Rockbox

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FS#10590 - Aliasing when playing MIDI files on iPod 5G

Attached to Project: Rockbox
Opened by kzuse (kzuse) - Sunday, 06 September 2009, 10:45 GMT
Task Type Bugs
Category Plugins
Status Unconfirmed
Assigned To No-one
Operating System iPod 3G
Severity Low
Priority Normal
Reported Version Daily build (which?)
Due in Version Undecided
Due Date Undecided
Percent Complete 0%
Votes 0
Private No

Details

Starting from the daily build from mid August (can't exactly say when, because I don't play MIDIs so often), the MIDI playback on my iPod 5G 30GB sounds distorted, especially the Piano sample.

It sounds as if the higher frequencies are chopped of and instead replaced by "alias frequencies". Maybe something has been messed up in the mixing routine concerning decimation filter / interpolation.

I am using the original patchset provided here at rockbox.org.

Maybe somebody could check this - thank you!

Keep up the great work!
This task depends upon

Comment by MichaelGiacomelli (saratoga) - Sunday, 06 September 2009, 17:46 GMT
Looking on the webpage, the last change aside from button mappings was in March. Are you sure it worked this summer? You could checkout and compile r20562 -1 to see if it 20562 interoduces the problem.
Comment by Nils Wallménius (nls) - Tuesday, 08 September 2009, 17:05 GMT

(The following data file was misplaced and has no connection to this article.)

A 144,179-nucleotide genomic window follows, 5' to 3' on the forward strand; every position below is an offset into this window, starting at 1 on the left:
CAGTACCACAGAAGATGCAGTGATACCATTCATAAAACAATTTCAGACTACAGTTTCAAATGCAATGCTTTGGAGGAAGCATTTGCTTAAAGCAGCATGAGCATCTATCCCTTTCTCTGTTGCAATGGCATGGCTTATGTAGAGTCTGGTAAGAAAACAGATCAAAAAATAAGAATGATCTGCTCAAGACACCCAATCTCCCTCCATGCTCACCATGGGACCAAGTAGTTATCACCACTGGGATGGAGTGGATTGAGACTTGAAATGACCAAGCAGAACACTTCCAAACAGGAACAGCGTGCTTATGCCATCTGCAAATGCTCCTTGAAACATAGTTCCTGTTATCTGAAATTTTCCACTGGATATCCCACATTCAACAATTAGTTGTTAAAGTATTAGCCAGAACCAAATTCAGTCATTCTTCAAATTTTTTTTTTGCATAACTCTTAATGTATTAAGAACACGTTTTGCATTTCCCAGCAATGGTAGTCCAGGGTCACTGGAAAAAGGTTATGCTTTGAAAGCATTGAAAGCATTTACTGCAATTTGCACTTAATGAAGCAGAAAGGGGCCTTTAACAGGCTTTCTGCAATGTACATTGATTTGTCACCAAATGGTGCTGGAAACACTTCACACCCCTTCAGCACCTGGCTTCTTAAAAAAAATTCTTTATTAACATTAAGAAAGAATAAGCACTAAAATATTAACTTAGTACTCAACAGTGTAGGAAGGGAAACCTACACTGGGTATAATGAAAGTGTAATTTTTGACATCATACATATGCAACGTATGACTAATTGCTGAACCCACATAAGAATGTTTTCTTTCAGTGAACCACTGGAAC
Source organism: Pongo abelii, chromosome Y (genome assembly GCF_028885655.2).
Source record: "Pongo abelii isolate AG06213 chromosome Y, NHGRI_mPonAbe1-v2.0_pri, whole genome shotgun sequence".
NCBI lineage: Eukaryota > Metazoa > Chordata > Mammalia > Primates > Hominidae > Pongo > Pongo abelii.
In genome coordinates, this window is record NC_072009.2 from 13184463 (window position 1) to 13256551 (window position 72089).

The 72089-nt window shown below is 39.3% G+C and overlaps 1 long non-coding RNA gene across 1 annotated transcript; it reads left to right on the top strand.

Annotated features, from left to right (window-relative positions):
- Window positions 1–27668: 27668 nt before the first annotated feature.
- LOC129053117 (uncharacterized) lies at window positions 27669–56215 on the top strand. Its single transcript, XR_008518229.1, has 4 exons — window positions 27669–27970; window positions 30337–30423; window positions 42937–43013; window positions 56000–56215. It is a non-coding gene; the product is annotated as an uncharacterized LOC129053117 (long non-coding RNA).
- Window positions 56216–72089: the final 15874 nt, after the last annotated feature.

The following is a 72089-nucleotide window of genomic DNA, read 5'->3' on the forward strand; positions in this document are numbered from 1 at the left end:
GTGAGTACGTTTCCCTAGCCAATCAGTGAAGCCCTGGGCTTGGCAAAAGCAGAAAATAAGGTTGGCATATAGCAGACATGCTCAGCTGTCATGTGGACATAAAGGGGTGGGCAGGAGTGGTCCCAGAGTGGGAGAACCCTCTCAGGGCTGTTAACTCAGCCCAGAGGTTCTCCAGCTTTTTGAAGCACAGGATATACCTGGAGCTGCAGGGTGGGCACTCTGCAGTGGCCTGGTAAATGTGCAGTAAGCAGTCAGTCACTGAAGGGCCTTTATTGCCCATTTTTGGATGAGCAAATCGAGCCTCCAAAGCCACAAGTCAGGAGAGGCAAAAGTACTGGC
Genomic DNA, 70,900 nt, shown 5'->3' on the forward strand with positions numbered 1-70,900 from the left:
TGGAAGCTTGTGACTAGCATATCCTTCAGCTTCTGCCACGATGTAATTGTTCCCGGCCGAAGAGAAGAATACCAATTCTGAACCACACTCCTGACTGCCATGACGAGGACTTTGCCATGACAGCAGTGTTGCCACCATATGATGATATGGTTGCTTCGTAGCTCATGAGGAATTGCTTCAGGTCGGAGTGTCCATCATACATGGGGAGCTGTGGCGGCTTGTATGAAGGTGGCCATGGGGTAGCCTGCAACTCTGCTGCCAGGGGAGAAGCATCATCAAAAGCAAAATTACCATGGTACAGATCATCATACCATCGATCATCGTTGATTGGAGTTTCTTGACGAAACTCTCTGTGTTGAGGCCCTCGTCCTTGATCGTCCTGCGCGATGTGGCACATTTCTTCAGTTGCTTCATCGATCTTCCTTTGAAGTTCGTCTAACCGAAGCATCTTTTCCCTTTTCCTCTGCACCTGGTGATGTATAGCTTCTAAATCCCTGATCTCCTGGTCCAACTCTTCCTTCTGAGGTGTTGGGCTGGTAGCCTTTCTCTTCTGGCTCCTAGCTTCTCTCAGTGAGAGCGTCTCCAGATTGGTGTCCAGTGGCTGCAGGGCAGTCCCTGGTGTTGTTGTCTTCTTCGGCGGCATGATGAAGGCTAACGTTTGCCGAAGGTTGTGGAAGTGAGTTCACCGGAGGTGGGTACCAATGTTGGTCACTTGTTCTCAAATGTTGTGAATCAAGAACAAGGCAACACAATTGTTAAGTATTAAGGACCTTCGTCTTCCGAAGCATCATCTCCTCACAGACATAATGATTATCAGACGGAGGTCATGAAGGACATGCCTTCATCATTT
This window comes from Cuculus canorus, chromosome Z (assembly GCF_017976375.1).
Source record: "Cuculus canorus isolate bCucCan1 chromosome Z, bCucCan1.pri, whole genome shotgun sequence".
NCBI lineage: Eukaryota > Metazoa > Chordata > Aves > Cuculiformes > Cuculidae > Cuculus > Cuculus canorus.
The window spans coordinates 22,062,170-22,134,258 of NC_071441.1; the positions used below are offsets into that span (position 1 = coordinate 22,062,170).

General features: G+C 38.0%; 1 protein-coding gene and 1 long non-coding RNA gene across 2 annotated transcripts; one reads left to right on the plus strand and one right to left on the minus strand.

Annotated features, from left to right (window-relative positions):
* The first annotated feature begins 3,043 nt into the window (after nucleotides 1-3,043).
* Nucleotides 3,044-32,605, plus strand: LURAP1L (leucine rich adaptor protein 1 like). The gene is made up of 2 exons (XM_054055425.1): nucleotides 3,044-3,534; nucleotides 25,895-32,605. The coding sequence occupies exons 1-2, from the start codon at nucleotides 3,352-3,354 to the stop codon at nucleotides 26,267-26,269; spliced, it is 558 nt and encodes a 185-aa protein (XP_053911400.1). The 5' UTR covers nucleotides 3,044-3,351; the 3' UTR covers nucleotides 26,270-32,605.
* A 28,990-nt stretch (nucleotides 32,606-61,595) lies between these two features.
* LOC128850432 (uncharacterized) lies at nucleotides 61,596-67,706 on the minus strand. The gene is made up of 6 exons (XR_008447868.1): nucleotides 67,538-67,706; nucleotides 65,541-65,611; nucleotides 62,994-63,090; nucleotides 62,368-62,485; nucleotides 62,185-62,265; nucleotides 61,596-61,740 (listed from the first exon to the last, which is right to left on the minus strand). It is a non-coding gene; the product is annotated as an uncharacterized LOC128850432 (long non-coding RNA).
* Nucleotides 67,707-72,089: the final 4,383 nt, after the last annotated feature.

another commit that afected midi playbcak on the ipod video is 20635 which introduced 22kHz playback capability for tthe ipod video which the midid plugin uses when available.
Comment by kzuse (kzuse) - Tuesday, 08 September 2009, 19:03 GMT
Yes, that was it. All pre-20635 versions play MIDI fine, in excellent 44.1 kHz mixing frequency and all without aliasing effects.

All versions starting from 20635 play MIDI files in very bad quality, with aliasing frequencies, probably due to downsampling to 22 kHz without interpolation / decimation filter.

I suppose to change the MIDI plugin to *always* use 44.1 kHz sample frequency / mixing frequency on iPod, for best playback quality. iPod 5G plays MIDIs just fine at this frequency since the buffer handling has been optimized some builds before 3.2 (if I remember correctly right now). Okay, you shouldn't play files with a whole symphony orchestra playing "tutti" over several measures or so - but it works well and it is much better than distorted, aliased 22 kHz playback with maybe a longer buffer instead.

Btw. Why has been 22 kHz Playback support been added anyway? What is its use besides the midi plugin?

Maybe the MIDI plugin could get added an option to choose which mixing frequency to be used? And if 22 kHz is selected, a proper interpolation should be done!